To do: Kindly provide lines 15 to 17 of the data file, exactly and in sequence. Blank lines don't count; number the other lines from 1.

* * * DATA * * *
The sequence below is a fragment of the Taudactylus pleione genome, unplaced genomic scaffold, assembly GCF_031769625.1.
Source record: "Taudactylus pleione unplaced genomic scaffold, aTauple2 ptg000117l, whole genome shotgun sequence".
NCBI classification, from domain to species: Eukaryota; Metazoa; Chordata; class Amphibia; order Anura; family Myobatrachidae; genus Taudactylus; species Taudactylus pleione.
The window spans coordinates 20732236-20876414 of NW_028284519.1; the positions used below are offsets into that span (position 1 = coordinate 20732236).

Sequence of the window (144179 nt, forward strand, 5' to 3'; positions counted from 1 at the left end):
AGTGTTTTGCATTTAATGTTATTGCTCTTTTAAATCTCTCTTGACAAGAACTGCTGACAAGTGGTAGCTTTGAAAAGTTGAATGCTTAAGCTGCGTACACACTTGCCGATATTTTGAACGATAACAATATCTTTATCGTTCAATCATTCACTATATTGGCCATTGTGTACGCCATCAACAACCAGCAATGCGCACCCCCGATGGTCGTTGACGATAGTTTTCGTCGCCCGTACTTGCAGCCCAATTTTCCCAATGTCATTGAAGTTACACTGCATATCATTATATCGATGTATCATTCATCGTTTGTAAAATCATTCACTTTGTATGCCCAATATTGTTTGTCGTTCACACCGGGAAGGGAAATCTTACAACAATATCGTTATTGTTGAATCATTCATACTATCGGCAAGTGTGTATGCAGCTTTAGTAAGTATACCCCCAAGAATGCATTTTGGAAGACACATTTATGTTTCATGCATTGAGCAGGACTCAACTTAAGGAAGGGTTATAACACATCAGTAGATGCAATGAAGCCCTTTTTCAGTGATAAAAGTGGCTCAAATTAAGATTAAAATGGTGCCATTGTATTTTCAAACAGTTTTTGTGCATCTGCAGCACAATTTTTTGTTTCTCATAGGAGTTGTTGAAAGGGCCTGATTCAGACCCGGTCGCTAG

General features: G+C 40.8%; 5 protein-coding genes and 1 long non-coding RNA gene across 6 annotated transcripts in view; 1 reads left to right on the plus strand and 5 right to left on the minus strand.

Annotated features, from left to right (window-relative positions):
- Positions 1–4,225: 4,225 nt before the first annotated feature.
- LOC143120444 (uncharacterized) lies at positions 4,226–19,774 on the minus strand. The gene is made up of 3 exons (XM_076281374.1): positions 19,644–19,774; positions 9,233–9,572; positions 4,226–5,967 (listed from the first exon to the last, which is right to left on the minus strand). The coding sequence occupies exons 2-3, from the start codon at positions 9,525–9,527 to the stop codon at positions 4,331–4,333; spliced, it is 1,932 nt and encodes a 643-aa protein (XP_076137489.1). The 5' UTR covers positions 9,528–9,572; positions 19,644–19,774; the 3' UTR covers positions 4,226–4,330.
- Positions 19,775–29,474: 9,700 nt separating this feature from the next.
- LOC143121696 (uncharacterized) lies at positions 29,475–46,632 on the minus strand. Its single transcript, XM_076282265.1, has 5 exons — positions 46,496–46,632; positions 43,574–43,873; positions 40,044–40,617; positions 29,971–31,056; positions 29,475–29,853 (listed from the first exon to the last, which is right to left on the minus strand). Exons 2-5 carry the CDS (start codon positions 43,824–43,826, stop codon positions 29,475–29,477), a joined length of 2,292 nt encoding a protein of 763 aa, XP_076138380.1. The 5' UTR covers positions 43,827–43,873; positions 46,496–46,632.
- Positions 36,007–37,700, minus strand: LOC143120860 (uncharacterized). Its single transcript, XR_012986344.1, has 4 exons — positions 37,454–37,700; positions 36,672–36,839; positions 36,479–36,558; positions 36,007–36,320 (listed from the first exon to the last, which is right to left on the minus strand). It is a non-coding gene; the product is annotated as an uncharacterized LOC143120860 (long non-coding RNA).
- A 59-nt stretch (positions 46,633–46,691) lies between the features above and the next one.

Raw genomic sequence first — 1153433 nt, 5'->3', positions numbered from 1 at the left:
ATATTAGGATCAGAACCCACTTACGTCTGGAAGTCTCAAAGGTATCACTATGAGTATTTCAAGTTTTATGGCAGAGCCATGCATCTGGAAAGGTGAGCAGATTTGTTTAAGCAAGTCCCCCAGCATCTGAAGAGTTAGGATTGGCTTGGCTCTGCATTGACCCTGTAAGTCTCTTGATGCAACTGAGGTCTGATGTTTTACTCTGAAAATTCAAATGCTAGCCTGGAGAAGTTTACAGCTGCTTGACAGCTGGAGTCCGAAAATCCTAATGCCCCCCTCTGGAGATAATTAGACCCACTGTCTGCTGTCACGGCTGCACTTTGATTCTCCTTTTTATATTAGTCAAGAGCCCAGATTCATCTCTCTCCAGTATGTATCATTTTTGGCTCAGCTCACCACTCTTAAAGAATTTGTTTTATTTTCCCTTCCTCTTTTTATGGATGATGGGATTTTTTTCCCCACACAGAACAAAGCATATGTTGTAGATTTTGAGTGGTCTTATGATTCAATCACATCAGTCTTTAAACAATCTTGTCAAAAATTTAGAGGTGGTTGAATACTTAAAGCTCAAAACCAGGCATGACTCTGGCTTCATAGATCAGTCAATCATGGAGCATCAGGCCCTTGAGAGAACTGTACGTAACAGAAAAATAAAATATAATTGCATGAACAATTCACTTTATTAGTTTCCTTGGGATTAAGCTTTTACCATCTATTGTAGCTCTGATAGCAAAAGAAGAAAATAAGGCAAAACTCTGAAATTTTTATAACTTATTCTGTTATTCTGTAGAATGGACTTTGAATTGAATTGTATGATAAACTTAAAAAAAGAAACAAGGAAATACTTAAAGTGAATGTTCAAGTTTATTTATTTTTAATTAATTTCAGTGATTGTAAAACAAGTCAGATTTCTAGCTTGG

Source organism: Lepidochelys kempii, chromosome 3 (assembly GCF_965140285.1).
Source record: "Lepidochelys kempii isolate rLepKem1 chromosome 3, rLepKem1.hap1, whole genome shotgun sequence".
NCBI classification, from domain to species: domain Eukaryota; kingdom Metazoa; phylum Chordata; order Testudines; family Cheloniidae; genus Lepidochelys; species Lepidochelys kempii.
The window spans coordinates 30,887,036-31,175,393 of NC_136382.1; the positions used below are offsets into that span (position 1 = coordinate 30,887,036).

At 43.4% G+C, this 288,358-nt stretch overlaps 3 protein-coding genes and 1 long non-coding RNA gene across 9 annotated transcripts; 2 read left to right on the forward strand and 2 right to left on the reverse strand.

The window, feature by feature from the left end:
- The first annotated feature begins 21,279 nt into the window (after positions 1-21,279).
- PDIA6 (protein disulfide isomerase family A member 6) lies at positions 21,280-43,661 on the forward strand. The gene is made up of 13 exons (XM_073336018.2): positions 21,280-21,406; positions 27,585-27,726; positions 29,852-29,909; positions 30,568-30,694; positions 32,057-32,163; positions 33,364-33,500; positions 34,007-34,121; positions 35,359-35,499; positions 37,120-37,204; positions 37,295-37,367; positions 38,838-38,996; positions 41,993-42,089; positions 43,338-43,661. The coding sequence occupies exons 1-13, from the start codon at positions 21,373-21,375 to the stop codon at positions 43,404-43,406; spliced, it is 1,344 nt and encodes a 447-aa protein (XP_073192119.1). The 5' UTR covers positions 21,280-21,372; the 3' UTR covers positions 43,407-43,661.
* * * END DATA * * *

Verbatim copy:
Raw genomic sequence first — 1153433 nt, 5'->3', positions numbered from 1 at the left:
ATATTAGGATCAGAACCCACTTACGTCTGGAAGTCTCAAAGGTATCACTATGAGTATTTCAAGTTTTATGGCAGAGCCATGCATCTGGAAAGGTGAGCAGATTTGTTTAAGCAAGTCCCCCAGCATCTGAAGAGTTAGGATTGGCTTGGCTCTGCATTGACCCTGTAAGTCTCTTGATGCAACTGAGGTCTGATGTTTTACTCTGAAAATTCAAATGCTAGCCTGGAGAAGTTTACAGCTGCTTGACAGCTGGAGTCCGAAAATCCTAATGCCCCCCTCTGGAGATAATTAGACCCACTGTCTGCTGTCACGGCTGCACTTTGATTCTCCTTTTTATATTAGTCAAGAGCCCAGATTCATCTCTCTCCAGTATGTATCATTTTTGGCTCAGCTCACCACTCTTAAAGAATTTGTTTTATTTTCCCTTCCTCTTTTTATGGATGATGGGATTTTTTTCCCCACACAGAACAAAGCATATGTTGTAGATTTTGAGTGGTCTTATGATTCAATCACATCAGTCTTTAAACAATCTTGTCAAAAATTTAGAGGTGGTTGAATACTTAAAGCTCAAAACCAGGCATGACTCTGGCTTCATAGATCAGTCAATCATGGAGCATCAGGCCCTTGAGAGAACTGTACGTAACAGAAAAATAAAATATAATTGCATGAACAATTCACTTTATTAGTTTCCTTGGGATTAAGCTTTTACCATCTATTGTAGCTCTGATAGCAAAAGAAGAAAATAAGGCAAAACTCTGAAATTTTTATAACTTATTCTGTTATTCTGTAGAATGGACTTTGAATTGAATTGTATGATAAACTTAAAAAAAGAAACAAGGAAATACTTAAAGTGAATGTTCAAGTTTATTTATTTTTAATTAATTTCAGTGATTGTAAAACAAGTCAGATTTCTAGCTTGG

Source organism: Lepidochelys kempii, chromosome 3 (assembly GCF_965140285.1).